Lutrus is smart and skilled but doesn't have the intangibles to come in and start right away. He'll have to make his mark on special teams for a few years while learning the pro game. The same goes for Lloyd, who lost his starting position his senior season and will most likely go undrafted.
On the other side of the ball, guard Zach Hurd is a player Chicago will be considering in the middle rounds, assuming the team doesn't address the position the first two days of the draft. At 6-6, 316-pounds, Hurd is a top-10 prospect at guard. He was a first team All-Big East performer the past two seasons and blocked for four 1,000-yard individual rushing seasons during his career. He started all 13 games for the Huskies in 2010 and started all 39 games over the past three years for UConn, while appearing in a school-record 52 games during his career. He missed the Senior Bowl with a calf injury.
Hurd has plenty of experience and is very durable. He's a powerful drive blocker and uses his bulk and strength to create lanes in the run game. He shows good balance and an ability to engulf linebackers at the second level. When pulling and trapping, he shows good footwork and athleticism for his size, and does a good job finding player to block when leading through a hole.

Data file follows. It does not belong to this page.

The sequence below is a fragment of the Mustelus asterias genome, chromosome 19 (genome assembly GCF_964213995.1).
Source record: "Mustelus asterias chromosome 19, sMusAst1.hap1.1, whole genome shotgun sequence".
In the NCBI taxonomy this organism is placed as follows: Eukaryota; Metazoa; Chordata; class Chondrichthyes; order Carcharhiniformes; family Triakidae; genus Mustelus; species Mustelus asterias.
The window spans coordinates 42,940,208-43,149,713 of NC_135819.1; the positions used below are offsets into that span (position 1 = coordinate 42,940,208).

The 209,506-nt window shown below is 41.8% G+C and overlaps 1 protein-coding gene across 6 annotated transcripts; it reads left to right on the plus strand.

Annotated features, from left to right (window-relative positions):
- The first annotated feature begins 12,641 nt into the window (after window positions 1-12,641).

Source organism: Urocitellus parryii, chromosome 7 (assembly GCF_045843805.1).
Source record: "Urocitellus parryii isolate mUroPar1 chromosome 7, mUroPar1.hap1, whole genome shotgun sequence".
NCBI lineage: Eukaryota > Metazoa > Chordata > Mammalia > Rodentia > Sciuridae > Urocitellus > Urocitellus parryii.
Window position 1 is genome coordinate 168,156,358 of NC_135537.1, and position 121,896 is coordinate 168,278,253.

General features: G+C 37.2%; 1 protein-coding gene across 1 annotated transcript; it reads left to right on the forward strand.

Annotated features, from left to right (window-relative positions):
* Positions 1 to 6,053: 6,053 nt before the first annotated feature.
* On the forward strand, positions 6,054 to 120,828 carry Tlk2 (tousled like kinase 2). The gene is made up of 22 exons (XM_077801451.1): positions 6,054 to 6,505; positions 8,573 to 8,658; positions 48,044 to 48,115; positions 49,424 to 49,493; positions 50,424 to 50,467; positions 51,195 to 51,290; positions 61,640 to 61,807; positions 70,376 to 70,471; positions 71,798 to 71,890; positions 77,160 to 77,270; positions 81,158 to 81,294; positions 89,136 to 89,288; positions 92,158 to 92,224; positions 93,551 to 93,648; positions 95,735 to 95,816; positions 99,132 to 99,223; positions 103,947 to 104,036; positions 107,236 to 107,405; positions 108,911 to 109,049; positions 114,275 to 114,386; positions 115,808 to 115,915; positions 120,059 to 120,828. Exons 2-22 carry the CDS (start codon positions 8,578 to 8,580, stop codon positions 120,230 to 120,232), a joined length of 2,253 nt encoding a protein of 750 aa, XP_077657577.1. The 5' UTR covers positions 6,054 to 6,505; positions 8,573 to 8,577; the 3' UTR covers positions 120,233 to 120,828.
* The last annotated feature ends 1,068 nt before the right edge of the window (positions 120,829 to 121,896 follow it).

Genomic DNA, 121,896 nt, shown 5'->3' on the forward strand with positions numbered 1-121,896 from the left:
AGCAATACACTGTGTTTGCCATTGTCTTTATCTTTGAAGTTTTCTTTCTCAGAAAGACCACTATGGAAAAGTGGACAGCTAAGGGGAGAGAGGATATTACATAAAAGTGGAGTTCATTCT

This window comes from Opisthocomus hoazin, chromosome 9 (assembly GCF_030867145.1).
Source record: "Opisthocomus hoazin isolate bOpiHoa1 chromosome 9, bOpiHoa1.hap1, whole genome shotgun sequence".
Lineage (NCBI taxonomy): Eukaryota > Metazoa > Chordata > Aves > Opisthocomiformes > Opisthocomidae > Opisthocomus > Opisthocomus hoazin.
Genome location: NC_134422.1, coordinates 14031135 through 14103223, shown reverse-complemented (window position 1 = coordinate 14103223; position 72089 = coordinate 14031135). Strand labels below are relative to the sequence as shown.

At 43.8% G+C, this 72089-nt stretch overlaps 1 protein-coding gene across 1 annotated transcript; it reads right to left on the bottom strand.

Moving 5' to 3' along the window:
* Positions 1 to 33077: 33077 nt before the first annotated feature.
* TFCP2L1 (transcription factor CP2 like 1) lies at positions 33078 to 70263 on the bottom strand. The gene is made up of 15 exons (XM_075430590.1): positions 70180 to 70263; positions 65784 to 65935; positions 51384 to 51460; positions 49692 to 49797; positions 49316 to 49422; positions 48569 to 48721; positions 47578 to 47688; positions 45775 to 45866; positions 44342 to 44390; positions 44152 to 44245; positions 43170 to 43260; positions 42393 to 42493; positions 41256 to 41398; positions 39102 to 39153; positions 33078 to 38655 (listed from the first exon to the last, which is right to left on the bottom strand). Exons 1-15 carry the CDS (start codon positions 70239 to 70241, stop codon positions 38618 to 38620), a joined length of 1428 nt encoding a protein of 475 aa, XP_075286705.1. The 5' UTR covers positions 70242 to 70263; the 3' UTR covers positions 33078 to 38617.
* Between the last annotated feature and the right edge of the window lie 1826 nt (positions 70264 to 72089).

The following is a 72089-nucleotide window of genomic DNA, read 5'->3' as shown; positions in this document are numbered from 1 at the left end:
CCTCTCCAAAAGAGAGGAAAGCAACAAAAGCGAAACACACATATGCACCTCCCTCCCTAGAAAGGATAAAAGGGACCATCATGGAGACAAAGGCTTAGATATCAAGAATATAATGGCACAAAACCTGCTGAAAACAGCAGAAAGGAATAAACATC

On the downside, Hurd is mediocre in pass protection. He has a hard time recognizing blitzes and stunts, and often looks lost. He tends to catch the defender when pass blocking instead of initiating contact.
Chicago needs an inside presence in the run game, which Hurd could offer right away. Matt Forte would love running behind him. But he would be a liability in pass protection. His size is hard to overlook though. Under the tutelage of offensive line coordinator Mike Tice the former Huskie could develop into a contributor, but it's not going to happen right away.
I like Hurd. Guys with his size, power and run-blocking ability don't come along too often. If he's available for the Bears in the late rounds, he would be worth the gamble.
Finally, Chicago got an up-close look at RB Jordan Todman. The 5-9, 203-pounder ran a blistering 4.40 40-yard dash at the combine and displayed good strength, posting 25 reps on the bench press. He doesn't have the bulk to necessarily be an every down back in the NFL and his pass blocking needs work.
He's a very powerful runner though who runs with his pads low and isn't afraid to dish out punishment on defenders. He is patient waiting for blocks and has breakaway speed. Overall, he's a very well-rounded back who will fit great into a two-back rotation.
He's projected as a third-round pick, which is too early for Chicago to grab a running back. Yet were the Bears to pull the trigger on him though – if they were to, say, trade out of the first or second and pick up an extra third – they would be getting one heck of a runner who would make a great compliment to Forte.
Jeremy Stoltz is Publisher of BearReport.com. To read him every day, visit BearReport.com and become a Chicago Bears insider.